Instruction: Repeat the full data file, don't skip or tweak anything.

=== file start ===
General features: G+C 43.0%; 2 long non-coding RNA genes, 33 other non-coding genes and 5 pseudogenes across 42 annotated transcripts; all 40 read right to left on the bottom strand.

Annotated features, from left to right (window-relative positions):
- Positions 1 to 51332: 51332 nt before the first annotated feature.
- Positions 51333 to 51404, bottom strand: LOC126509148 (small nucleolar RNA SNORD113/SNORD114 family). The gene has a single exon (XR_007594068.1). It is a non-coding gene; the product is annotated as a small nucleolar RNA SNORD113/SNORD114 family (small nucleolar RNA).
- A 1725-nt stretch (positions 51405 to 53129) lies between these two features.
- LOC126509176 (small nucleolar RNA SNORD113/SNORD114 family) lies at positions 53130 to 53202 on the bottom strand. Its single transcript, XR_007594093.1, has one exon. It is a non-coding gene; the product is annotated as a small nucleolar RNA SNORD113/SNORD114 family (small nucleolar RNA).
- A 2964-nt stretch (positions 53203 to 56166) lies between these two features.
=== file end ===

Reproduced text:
General features: G+C 43.0%; 2 long non-coding RNA genes, 33 other non-coding genes and 5 pseudogenes across 42 annotated transcripts; all 40 read right to left on the bottom strand.

Annotated features, from left to right (window-relative positions):
- Positions 1 to 51332: 51332 nt before the first annotated feature.
- Positions 51333 to 51404, bottom strand: LOC126509148 (small nucleolar RNA SNORD113/SNORD114 family). The gene has a single exon (XR_007594068.1). It is a non-coding gene; the product is annotated as a small nucleolar RNA SNORD113/SNORD114 family (small nucleolar RNA).
- A 1725-nt stretch (positions 51405 to 53129) lies between these two features.
- LOC126509176 (small nucleolar RNA SNORD113/SNORD114 family) lies at positions 53130 to 53202 on the bottom strand. Its single transcript, XR_007594093.1, has one exon. It is a non-coding gene; the product is annotated as a small nucleolar RNA SNORD113/SNORD114 family (small nucleolar RNA).
- A 2964-nt stretch (positions 53203 to 56166) lies between these two features.